12 days of Chicken

May is an extraordinarily busy month on the farm. It’s the month where grass starts to green up, and when the ground is fully-thawed and ready for us to start moving animals around. Nearly every day over the past few weeks has been spent moving animals or otherwise situating them on pasture to enjoy the bountiful growing season.

In the winter our laying hens live in a high tunnel greenhouse, but in summer they strictly range from our mobile coop. The two settings are quite different, and the change in routine every May is quite a feat, on both the part of the hens and the part of the farmer.

It’s imperative that the hens build good habits during this transition, something that I learned the hard way. In years past I’ve had struggles with birds deciding to sleep under the mobile coop (rather than in it) or to try and nest and lay eggs under the mobile coop (rather than in their nest boxes). Both of these bad habits are quite hard to break once begun and so are best headed off before they take hold. Preventing the breakdown of order is something I’m getting better at each and every May.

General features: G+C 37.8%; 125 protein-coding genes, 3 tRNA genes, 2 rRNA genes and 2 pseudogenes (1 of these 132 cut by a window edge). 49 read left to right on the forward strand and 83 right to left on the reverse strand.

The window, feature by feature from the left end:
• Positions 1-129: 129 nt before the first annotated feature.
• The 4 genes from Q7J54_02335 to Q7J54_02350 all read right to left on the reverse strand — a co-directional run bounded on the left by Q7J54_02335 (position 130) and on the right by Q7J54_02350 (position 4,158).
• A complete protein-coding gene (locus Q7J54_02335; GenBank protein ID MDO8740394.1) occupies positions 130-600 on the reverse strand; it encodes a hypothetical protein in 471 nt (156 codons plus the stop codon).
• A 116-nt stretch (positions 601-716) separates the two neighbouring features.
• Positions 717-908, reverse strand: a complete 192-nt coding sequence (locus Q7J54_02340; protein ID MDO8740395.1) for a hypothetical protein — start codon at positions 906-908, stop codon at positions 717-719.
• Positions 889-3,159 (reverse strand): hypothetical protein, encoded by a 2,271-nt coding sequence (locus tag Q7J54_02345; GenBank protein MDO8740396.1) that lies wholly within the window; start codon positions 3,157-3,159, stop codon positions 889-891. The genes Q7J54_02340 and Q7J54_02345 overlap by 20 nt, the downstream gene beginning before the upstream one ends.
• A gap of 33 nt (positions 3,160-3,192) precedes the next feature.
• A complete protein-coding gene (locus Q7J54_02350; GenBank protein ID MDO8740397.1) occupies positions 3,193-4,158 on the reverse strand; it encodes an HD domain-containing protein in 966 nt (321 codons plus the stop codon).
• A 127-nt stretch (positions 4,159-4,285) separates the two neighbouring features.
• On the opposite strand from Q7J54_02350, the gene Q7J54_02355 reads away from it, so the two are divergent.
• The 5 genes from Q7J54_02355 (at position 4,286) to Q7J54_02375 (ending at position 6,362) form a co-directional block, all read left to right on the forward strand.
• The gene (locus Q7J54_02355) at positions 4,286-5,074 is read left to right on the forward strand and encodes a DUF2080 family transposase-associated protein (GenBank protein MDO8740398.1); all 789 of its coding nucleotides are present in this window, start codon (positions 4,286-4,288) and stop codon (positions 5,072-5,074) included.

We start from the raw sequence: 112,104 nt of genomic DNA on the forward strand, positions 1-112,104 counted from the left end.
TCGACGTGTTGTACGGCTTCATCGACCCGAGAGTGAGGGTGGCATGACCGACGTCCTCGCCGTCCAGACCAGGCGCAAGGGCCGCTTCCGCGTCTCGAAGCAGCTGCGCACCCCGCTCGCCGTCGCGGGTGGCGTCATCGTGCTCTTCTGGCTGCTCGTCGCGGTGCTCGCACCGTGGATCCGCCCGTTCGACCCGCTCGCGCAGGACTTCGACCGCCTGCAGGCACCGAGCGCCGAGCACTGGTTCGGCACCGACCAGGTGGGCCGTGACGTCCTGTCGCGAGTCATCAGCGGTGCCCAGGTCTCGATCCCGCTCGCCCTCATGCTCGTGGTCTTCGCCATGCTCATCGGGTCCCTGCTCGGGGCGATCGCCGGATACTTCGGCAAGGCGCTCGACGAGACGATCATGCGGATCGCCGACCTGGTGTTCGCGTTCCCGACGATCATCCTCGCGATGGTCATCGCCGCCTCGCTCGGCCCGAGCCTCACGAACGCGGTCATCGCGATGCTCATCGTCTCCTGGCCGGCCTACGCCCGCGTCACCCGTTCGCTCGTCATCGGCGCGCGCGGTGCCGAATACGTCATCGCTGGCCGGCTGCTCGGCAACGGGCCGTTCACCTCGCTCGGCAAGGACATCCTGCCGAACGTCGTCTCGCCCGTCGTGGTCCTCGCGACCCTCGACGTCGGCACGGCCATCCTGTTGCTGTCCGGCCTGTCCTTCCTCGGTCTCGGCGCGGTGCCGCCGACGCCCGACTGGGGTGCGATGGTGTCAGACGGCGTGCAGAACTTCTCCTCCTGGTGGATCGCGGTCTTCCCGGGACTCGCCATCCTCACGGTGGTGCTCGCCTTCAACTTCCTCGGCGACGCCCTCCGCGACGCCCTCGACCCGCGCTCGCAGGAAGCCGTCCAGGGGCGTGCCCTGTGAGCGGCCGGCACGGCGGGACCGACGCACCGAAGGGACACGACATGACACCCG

And so the last twelve days have been what I’ve been calling my “Twelve Days of Chicken,” something that I’m very happy with, even if it sounds quite odd. Ever since I moved the hens from the high tunnel out to pasture I’ve got out to the pasture around 8:30p.m. and undertook the process of fostering their “good habits” and heading off their bad ones.

At dusk on the first evening I had to hand-carry about 200 of the hens into the mobile coop, which took well over and hour and wasn’t a great start to the season. But on the second night it was down to 150, 100 hens on the third night, and before a week had passed nearly all of the hens would willingly walk up the ramp and find their place on a perch inside, the last few dozen scurrying in after I gently showed them there was no place else to go.

By the twelfth night they all went inside on their own and I was able to close the door behind them (for predator protection) with great satisfaction. And virtually all of the girls are laying eggs nicely in their nest boxes (although one or two will always lay random eggs in random places), something I’ve learned to live with.

Over the years I’ve observed that every species of livestock has it’s own behavior patterns, and laying hens are right up there are the weirdest creatures on the farm. The are inquisitive and moody and can develop bad habits far worse than the orneriest bull or most mischievous hog. The psychology inside of one of their bird brains is quite odd, but I’m hopeful that I’m learning to outwit them.

It is quite pleasing to know that now I can just close the door behind them without any Tomfoolery at dusk.

Sometimes small successes are worth a lot, and if outwitting a chicken is what makes me smile at the day of the day, I’ll take it.

Thanks for reading,

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